Nashville’s Board of Education this week became the third of Tennessee’s four urban school boards to vote in favor of suing the state for more funding.
Memphis-based Shelby County Schools and Chattanooga-based Hamilton County Schools filed separate lawsuits last year charging that Tennessee was not funding local schools adequately or equitably.
In a split vote Tuesday night, the Nashville board voted to take the state to court after receiving less state money than expected for its growing population of English language learners. Nashville has the largest ELL population in Tennessee and serves about a third of the state’s ELL students overall.
More than a year earlier, the board had voted to pursue dialogue over litigation over concerns about the adequacy of state funding for schools.
“This decision was the option of last resort, and the culmination of years of deliberations that brought us to this simple conclusion: On his own, the Governor is not going to help Nashville. On its own, the rural majority in the legislature is not going to help Nashville,” said Nashville board member Will Pinkston in an emailed statement on Wednesday. “…The only place left to go is the judicial branch, which hopefully will (as it has done in the past) compel relief.”
The vote was the latest volley in a decades-long battle between districts and the state over education funding in Tennessee. Smaller school districts successfully sued the state to change its funding formula in the 1990s and early 2000s. Urban districts and city governments began conversations as early as 2004 about potential litigation, but had not filed lawsuits until last year. Both of the current suits are pending in Davidson County Chancery Court.
Tennessee Education Commissioner Candice McQueen said she is disappointed in the board’s vote in behalf of Metropolitan Nashville Public Schools, known as MNPS.
“Since 2011, Governor (Bill) Haslam and the General Assembly have worked together to provide more than $730 million in new funding for K-12 education. Just this year, the state provided a record investment for our schools — $220 million in new funding, including $14 million in new funds for school districts to serve English learners,” McQueen said in a statement. “This increased ELL funding benefits MNPS more than any other school district in the state. MNPS’ use of taxpayer dollars to sue the state only serves to remove funds from classrooms and the very students the district is attempting to help.”
Earlier this year, Haslam championed Tennessee’s largest-ever boost in education spending unaccompanied by a tax increase. Haslam has also increased teacher pay in other years and had hoped that those efforts would quell funding frustrations from local districts. But at least some of that money has passed over larger districts like those in Nashville and Memphis because it specifically targeted disparities in teacher pay. The urban districts already have the highest teacher salaries, but also rely considerably more on local funding than their rural counterparts, which have smaller tax bases.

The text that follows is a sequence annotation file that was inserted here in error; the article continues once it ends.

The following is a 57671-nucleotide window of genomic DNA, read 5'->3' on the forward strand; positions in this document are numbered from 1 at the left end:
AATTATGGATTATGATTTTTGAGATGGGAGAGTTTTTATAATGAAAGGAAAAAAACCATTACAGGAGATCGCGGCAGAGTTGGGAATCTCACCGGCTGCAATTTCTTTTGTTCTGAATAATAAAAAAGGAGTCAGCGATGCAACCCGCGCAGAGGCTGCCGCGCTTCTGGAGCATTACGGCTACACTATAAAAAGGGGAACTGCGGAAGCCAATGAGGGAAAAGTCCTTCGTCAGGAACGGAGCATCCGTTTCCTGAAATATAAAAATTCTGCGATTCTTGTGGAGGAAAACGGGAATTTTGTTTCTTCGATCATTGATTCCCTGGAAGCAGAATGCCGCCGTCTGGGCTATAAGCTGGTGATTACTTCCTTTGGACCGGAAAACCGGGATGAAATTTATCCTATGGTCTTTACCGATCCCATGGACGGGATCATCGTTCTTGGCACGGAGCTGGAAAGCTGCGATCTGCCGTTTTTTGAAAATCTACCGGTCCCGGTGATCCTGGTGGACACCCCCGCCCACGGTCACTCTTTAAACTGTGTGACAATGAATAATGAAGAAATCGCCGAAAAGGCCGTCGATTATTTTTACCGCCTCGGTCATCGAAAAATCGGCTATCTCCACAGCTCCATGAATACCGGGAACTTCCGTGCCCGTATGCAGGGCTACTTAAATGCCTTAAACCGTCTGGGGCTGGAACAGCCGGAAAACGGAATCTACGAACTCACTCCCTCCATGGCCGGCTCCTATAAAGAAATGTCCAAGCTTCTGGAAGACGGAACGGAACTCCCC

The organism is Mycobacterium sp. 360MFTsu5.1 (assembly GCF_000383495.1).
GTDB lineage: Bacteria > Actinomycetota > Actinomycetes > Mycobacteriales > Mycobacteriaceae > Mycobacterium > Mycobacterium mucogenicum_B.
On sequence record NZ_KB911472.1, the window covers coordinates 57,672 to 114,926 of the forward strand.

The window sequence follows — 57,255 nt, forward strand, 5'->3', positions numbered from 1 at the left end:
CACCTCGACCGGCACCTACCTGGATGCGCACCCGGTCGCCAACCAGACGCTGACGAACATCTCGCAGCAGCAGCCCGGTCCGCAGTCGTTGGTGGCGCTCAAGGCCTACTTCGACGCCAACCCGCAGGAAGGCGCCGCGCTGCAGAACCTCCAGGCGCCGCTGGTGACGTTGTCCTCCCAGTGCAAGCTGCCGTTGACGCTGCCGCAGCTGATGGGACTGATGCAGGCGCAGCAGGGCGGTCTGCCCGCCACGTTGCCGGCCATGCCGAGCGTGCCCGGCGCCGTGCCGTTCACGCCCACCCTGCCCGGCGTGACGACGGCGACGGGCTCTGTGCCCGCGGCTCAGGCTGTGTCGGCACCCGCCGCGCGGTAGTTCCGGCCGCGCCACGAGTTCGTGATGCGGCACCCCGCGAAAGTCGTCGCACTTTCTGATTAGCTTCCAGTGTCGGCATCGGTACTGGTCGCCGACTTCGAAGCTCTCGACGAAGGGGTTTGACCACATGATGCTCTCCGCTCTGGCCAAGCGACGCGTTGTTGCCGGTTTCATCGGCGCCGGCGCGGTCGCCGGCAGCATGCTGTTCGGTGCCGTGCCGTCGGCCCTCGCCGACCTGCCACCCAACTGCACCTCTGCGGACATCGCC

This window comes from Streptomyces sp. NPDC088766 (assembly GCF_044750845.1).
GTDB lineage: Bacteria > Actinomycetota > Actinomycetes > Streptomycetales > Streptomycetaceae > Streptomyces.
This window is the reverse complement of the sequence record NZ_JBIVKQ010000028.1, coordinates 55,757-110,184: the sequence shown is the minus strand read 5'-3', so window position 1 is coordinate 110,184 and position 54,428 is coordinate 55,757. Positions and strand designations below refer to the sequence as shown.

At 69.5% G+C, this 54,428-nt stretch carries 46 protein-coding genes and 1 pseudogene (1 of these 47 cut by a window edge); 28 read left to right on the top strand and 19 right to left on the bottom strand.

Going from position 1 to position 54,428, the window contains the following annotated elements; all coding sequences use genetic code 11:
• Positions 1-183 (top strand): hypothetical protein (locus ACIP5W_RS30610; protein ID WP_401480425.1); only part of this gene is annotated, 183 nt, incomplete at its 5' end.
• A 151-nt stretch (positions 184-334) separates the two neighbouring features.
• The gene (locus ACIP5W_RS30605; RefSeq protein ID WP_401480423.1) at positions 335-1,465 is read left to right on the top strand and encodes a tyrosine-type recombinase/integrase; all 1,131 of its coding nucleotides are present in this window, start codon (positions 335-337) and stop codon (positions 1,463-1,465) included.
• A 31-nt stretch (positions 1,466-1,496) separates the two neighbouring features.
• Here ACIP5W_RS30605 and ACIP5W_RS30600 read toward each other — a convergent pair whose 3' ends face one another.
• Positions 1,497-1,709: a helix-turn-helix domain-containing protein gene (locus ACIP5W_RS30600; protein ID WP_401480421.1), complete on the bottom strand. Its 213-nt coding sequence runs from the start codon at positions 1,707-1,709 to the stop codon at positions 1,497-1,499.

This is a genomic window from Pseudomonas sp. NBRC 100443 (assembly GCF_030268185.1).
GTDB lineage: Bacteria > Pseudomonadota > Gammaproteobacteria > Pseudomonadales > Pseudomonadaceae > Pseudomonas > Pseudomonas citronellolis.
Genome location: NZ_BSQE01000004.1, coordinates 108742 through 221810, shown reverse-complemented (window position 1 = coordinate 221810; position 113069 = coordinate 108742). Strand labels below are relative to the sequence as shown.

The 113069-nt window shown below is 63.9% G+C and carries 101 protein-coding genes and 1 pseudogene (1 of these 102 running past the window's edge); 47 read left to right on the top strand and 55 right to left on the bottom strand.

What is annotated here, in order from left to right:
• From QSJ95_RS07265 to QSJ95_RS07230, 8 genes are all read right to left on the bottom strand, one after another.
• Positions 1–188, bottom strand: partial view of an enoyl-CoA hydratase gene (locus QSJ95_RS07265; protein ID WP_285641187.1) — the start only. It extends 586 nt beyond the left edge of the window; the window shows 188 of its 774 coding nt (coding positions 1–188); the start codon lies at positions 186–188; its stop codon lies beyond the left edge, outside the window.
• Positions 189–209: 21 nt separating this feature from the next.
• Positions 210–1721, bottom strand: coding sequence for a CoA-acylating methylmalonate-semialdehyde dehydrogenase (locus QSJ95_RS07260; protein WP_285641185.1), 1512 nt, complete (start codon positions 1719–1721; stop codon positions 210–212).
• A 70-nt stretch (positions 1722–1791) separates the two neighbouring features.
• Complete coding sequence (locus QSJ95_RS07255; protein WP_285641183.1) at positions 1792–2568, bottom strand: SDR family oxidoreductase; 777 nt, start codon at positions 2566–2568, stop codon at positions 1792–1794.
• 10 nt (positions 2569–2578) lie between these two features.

To keep pace, Nashville has increased property rates several times, most notably in 2012 when a 50-cent tax increase resulted in nearly $100 million more for the city’s schools.
At the heart of Nashville’s complaints are that some improvements outlined in Haslam’s budget for 2016-17 aren’t being honored. This year the legislature passed Haslam’s proposal to fund ELL teachers at a 1:20 student ratio and translators at a 1:200 student ratio, but Nashville will only receive funds for a 1:25 student ratio and translators at a 1:250 ratio. In a letter to the district, a State Department of Education official said that the stated ratios were the goal but that the state does not have the funding to fulfill it in the upcoming fiscal year.
Nashville board members also have said that they believe the state should be kicking in more for teacher salaries and other components. Should the suit go to court, it’s possible that their case would expand to look similar to Shelby County’s suit.
Shelby County Schools argues that the state has violated its constitutional duty to “equitably and adequately fund public school education for all students,” noting that Memphis and Shelby County have a disproportionately high number of students who are minorities, have disabilities and live in extreme poverty.
In their suit, Hamilton County Schools and six smaller school systems charge that the state has created a system that “shifts the cost of education to local boards of education, schools, teachers and students, resulting in substantially unequal educational opportunities across the State.”
While Nashville and Shelby County’s complaints are more specific to urban areas, the suit filed by Hamilton County would potentially impact all districts in Tennessee.